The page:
Familial Mediterranean fever: clinical and genetic characterization in a mixed pediatric population of Jewish and Arab patients.

R. Brik, M. Shinawi, I. Kepten, M. Berant, R. Gershoni-Baruch

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112 Scopus citations

Abstract

OBJECTIVE: Familial Mediterranean fever (FMF) is an autosomal recessive hereditary disease which primarily affects non-Ashkenazi Jews, Armenians, Arabs, and Turks. The gene responsible for the disease (MEFV/FMF) has been recently identified. Four common mutations in exon 10 of the MEFV gene seem to account for 86% of the DNA variations identified in patients with FMF. We conducted a phenotype/genotype correlation study in a mixed population of Jewish and Arab children with FMF. STUDY DESIGN: Seventy patients clinically diagnosed as having FMF underwent molecular genetic studies using polymerase chain reaction and restriction endonuclease digestion methods to detect the presence of the four mutations (M694V, M680I, V726A, M694I). We then correlated the presence of each mutation with ethnic origin, age of onset, clinical manifestations, disease severity, and occurrence of amyloidosis. RESULTS: The M694V mutation, which is predominant in non-Ashkenazi Jews, was found in 92% of our Jewish patients and in only 30% of the Arab patients. All four mutations were identified among 94% of the Arab patients, but with no particular prevalence for any one of them. The presence of a homozygous M694V mutation was significantly associated with a more severe form of the disease: the clinical onset of the disease manifested at an earlier age; the number of attacks per month was higher; the global assessment by the treating physician and the severity of pain scored higher; and arthritis was more frequent. Only patients with the M694V mutation had a family history of amyloidosis. No association was found between the type of mutation and the predominance of fever, abdominal pain, pleuritis, skin eruption, or response to colchicine in the clinical picture. CONCLUSIONS: Homozygosity for the M694V mutation, predominant among North African Jews, is associated with a severe course and prognosis for FMF. This mutation is less common among Arabs and, when present, occurs almost only in heterozygous form. In Arab patients, the disease tends to run a milder course and seems to bear a better prognosis. The phenotype/genotype patterns that are evident from our study of a mixed series of Jewish and Arab children with FMF might provide a rational basis for counseling about the natural history of the disease and for clinical treatment of FMF patients and their families.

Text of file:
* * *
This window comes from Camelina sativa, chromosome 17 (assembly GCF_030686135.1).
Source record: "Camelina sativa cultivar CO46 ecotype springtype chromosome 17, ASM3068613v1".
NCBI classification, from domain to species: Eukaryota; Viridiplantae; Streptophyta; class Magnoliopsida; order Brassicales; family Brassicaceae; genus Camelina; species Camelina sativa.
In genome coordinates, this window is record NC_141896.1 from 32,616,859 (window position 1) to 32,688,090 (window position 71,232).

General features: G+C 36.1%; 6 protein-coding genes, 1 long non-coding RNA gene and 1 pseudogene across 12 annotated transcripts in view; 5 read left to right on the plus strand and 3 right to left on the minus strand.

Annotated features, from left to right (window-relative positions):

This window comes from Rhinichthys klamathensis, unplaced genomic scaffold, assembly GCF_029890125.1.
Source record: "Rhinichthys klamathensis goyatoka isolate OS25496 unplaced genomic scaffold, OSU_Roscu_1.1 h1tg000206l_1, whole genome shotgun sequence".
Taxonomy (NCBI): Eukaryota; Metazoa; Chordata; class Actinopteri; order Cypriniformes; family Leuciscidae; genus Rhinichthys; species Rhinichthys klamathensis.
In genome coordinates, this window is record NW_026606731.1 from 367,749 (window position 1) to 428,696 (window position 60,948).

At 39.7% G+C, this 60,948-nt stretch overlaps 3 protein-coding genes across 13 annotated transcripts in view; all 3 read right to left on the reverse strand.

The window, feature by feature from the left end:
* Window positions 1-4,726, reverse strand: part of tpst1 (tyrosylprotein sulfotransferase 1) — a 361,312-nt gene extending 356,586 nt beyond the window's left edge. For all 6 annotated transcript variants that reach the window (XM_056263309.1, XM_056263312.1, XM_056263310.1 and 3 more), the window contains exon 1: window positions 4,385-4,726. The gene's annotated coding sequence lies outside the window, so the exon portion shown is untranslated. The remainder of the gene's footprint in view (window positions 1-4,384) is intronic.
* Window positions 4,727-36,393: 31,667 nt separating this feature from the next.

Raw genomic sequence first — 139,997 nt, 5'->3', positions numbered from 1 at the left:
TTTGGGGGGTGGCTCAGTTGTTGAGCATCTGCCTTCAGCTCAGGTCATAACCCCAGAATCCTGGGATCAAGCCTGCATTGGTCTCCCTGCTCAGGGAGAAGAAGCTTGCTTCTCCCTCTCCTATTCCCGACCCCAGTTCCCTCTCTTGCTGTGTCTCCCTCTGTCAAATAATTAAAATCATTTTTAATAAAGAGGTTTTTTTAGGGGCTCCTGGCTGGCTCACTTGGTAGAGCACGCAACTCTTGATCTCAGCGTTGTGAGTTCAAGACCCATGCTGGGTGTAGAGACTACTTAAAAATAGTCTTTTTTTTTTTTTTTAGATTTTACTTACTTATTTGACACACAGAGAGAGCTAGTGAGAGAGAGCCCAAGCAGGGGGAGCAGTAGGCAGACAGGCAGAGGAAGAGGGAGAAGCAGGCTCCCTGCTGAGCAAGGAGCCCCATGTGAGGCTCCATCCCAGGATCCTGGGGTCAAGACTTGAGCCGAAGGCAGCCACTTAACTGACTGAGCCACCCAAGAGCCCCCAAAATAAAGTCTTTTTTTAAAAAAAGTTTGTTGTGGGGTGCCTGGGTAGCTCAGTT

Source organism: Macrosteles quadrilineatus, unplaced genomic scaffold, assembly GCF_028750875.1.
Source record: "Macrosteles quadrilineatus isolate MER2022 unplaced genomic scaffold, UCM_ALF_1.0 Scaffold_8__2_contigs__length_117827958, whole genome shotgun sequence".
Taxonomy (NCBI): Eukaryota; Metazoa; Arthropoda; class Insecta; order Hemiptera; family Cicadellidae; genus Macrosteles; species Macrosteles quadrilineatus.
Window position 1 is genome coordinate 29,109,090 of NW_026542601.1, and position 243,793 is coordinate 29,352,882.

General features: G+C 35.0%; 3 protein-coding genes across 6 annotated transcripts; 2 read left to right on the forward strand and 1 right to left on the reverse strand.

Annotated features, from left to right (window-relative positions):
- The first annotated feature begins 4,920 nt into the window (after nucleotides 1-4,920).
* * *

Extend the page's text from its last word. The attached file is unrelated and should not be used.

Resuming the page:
Original languageEnglish
Pages (from-to)e70
JournalPediatrics
Volume103
Issue number5
DOIs
StatePublished - May 1999

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